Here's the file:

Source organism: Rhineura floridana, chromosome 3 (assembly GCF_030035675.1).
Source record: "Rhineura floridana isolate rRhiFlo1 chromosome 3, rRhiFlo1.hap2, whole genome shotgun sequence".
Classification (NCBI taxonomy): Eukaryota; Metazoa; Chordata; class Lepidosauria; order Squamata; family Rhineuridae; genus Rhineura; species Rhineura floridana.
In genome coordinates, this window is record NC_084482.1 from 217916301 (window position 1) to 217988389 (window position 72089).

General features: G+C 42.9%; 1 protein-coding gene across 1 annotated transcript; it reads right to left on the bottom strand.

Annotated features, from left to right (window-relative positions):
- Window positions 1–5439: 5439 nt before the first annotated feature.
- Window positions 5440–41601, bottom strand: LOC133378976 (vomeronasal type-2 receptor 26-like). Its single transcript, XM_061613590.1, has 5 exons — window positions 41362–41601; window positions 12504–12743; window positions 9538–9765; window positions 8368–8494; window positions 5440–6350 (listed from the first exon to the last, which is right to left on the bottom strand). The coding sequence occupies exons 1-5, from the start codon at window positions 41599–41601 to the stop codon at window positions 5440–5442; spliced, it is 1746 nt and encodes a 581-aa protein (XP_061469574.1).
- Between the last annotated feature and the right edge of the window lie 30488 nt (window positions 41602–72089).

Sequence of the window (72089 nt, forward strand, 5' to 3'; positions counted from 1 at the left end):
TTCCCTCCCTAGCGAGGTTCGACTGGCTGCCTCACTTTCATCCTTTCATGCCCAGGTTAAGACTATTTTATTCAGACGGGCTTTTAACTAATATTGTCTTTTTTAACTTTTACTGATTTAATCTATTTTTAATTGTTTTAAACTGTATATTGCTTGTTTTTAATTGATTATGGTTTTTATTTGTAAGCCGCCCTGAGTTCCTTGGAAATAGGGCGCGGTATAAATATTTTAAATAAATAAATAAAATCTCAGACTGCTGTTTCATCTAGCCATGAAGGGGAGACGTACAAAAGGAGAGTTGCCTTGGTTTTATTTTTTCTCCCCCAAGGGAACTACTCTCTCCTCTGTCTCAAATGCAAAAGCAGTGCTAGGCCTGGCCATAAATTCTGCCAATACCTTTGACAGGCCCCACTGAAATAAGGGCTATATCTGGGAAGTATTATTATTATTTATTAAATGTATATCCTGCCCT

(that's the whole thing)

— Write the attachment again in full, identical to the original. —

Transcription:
Source organism: Rhineura floridana, chromosome 3 (assembly GCF_030035675.1).
Source record: "Rhineura floridana isolate rRhiFlo1 chromosome 3, rRhiFlo1.hap2, whole genome shotgun sequence".
Classification (NCBI taxonomy): Eukaryota; Metazoa; Chordata; class Lepidosauria; order Squamata; family Rhineuridae; genus Rhineura; species Rhineura floridana.
In genome coordinates, this window is record NC_084482.1 from 217916301 (window position 1) to 217988389 (window position 72089).

General features: G+C 42.9%; 1 protein-coding gene across 1 annotated transcript; it reads right to left on the bottom strand.

Annotated features, from left to right (window-relative positions):
- Window positions 1–5439: 5439 nt before the first annotated feature.
- Window positions 5440–41601, bottom strand: LOC133378976 (vomeronasal type-2 receptor 26-like). Its single transcript, XM_061613590.1, has 5 exons — window positions 41362–41601; window positions 12504–12743; window positions 9538–9765; window positions 8368–8494; window positions 5440–6350 (listed from the first exon to the last, which is right to left on the bottom strand). The coding sequence occupies exons 1-5, from the start codon at window positions 41599–41601 to the stop codon at window positions 5440–5442; spliced, it is 1746 nt and encodes a 581-aa protein (XP_061469574.1).
- Between the last annotated feature and the right edge of the window lie 30488 nt (window positions 41602–72089).

Sequence of the window (72089 nt, forward strand, 5' to 3'; positions counted from 1 at the left end):
TTCCCTCCCTAGCGAGGTTCGACTGGCTGCCTCACTTTCATCCTTTCATGCCCAGGTTAAGACTATTTTATTCAGACGGGCTTTTAACTAATATTGTCTTTTTTAACTTTTACTGATTTAATCTATTTTTAATTGTTTTAAACTGTATATTGCTTGTTTTTAATTGATTATGGTTTTTATTTGTAAGCCGCCCTGAGTTCCTTGGAAATAGGGCGCGGTATAAATATTTTAAATAAATAAATAAAATCTCAGACTGCTGTTTCATCTAGCCATGAAGGGGAGACGTACAAAAGGAGAGTTGCCTTGGTTTTATTTTTTCTCCCCCAAGGGAACTACTCTCTCCTCTGTCTCAAATGCAAAAGCAGTGCTAGGCCTGGCCATAAATTCTGCCAATACCTTTGACAGGCCCCACTGAAATAAGGGCTATATCTGGGAAGTATTATTATTATTTATTAAATGTATATCCTGCCCT